As we’re reaching the fourth week of PUB 101, I am loving my blog more and more.
The aesthetic and functional choices I’ve made for melatonin gone missing have contributed to making my personal cyberinfrastructure everything I have wanted it to be. I created these diagrams below as a map to my site, adding onto last week’s process post to further visualize and explain my intentions for each element I have installed. There are a few aspects thus far that I am very attached to (such as the overall appearance and layout of my homepage), and some that I am anticipating will change in the future as my blog develops. This flexibility is important to me, as I do not want to be creating content that is filtered through certain criteria just to fit what previously exists on my blog. Instead, I want my site to be dynamic with who I am as a person, therefore it must be easy to adapt and still navigable with each and every change.
My Online Self
Moving away from website design, owning a personal cyberinfrastructure means ultimately managing an online self. Although I and most people have spent years growing their online personas on social media and other platforms, there are many facets of the online self that I am still learning to navigate. Referencing John Suler’s “The Online Disinhibition Effect“, here are instances where my online behaviour has previously resembled one of Suler’s six types of behaviour, and how my behaviour using this blog may reflect one in the future.
Confession time: I was one of those middle schoolers who had a fan account. I used this account to post updates about cast members from my favourite show, and it remained anonymous except for my first name (which was only known to people I became friends with or frequently direct messaged). In fact, I ensured my identity would never be revealed, for safety reasons and because this dissociative anonymity allowed me to feel like an entirely different person whenever I posted. I felt fearless and confident about saying things that I would consider to be embarrassing if I had posted it from my personal Instagram account. I felt like I could talk to more people and make friends with different common interests than my friends in real life, since being anonymous gave me the confidence to spark up conversations or block someone I felt weary of. Despite my identity being publicized on this blog on the “about me” page, the general secrecy of this blog from most people in my life has created the same dissociative anonymity that fuels my confidence to post about whatever I want, and be authentic about everything I say.
As I mentioned previously, I wasn’t afraid of blocking people on my fan account, even if it was mid-conversation via direct messages. The asynchronicity of online communication makes it simple to drop out of conversation or ghost someone forever. This type of behaviour is one I exhibit in my everyday life, as I am a chronic late-texter. I have noticed that when text conversations have large time-gaps between messages, the conversation either a) remains quite shallow, and doesn’t feel much like an actual conversation at all, or b) consists of paragraph word-dumps, the sender clearly taking the opportunity to get it all out before the receiver replies. My blog is, for the most part, generally not personally interactive, so asynchronicity is not a type of behaviour that I am likely to exhibit here.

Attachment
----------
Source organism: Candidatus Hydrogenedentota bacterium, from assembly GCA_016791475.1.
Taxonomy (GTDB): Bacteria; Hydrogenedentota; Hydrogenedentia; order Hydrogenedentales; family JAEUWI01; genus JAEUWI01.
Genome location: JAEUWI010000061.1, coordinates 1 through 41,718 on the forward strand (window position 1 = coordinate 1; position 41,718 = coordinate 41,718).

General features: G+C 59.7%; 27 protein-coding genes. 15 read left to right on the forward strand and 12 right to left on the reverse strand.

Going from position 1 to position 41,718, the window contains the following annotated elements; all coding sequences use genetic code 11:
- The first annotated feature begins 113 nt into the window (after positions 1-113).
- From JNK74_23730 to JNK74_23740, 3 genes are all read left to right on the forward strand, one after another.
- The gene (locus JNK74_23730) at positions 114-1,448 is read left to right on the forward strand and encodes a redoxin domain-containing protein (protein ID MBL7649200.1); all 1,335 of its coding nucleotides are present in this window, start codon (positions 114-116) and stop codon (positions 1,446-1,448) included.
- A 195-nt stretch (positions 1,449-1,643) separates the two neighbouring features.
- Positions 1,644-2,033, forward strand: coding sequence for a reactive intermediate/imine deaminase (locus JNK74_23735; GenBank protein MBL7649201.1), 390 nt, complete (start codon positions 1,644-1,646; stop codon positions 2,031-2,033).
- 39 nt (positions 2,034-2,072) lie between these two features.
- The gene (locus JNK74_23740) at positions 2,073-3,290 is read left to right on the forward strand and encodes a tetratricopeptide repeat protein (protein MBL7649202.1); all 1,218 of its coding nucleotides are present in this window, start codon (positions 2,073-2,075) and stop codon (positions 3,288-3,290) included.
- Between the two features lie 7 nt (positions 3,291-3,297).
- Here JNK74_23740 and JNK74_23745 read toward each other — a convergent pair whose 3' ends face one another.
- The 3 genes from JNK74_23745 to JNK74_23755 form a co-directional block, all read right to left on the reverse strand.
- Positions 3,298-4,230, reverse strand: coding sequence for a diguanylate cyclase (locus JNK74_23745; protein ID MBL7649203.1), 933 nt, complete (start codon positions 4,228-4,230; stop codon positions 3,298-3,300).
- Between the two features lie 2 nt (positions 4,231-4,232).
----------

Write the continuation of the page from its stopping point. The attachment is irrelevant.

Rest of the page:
Using my fan account as an example, again, it felt normal to write post captions that were essentially reaching out to these celebrities I was posting about. Given the fact that I was addressing people with status and fame, whom I would never dare to address if I met them on the streets (let alone with the confidence of an anonymous fan account), it’s quite intriguing how we view and treat everyone as equals in online spaces. The same behaviour is demonstrated when I make blog posts that address an author or artist as I would a casual friend.
Online VS Offline
Reading Craig Mod’s “How I Got My Attention Back” provoked me to reflect on how technology has impacted the way I perceive and act in my everyday life. Mod notices how certain online activities can make you feel distracted, obsessed, and out of touch with reality. I can certainly relate to feeling like this, as endless scrolling on TikTok and Twitter draw me out of the real world for hours at a time, infiltrating my mind with rapid, mindless entertainment. However, like Mod experienced in his month offline, I find that being in nature feels extremely healing, and allows my mind to actually flicker on, metaphorically speaking. In my ideal life, I am in an isolated house in the woods, completely void of online access. I know this life would suit me if I could escape real-life obligations because despite what my screen-time might imply, being online is not where I feel the most pleasure or feel most relaxed. Mod realizes that exercising your attention by disconnecting helps to feel grounded and in control of yourself, and I really resonate with this whenever I can dislodge my phone from my hand. Being online feels necessary for many parts of my life right now, but I’d like to hope that one day the world will realize that technological innovations will only continue to restrict us from truly living, and we can all spend a little more time being disconnected.
Campbell, G. (2009). A Personal Cyberinfrastructure. EDUCAUSE. https://er.educause.edu/articles/2009/9/a-personal-cyberinfrastructure
Mod, C. (2017). How I Got My Attention Back. WIRED. https://www.wired.com/2017/01/how-i-got-my-attention-back/#.djqfcpajo
Reilley, M. (2023, January 30). Copy editing. Journalist’s Toolbox. Retrieved January 31, 2023, from https://www.journaliststoolbox.org/2023/01/30/copy_editing_resources/
Suler, J. (2001). The Online Disinhibition Effect. The Psychology of Cyberspace. https://truecenterpublishing.com/psycyber/disinhibit.html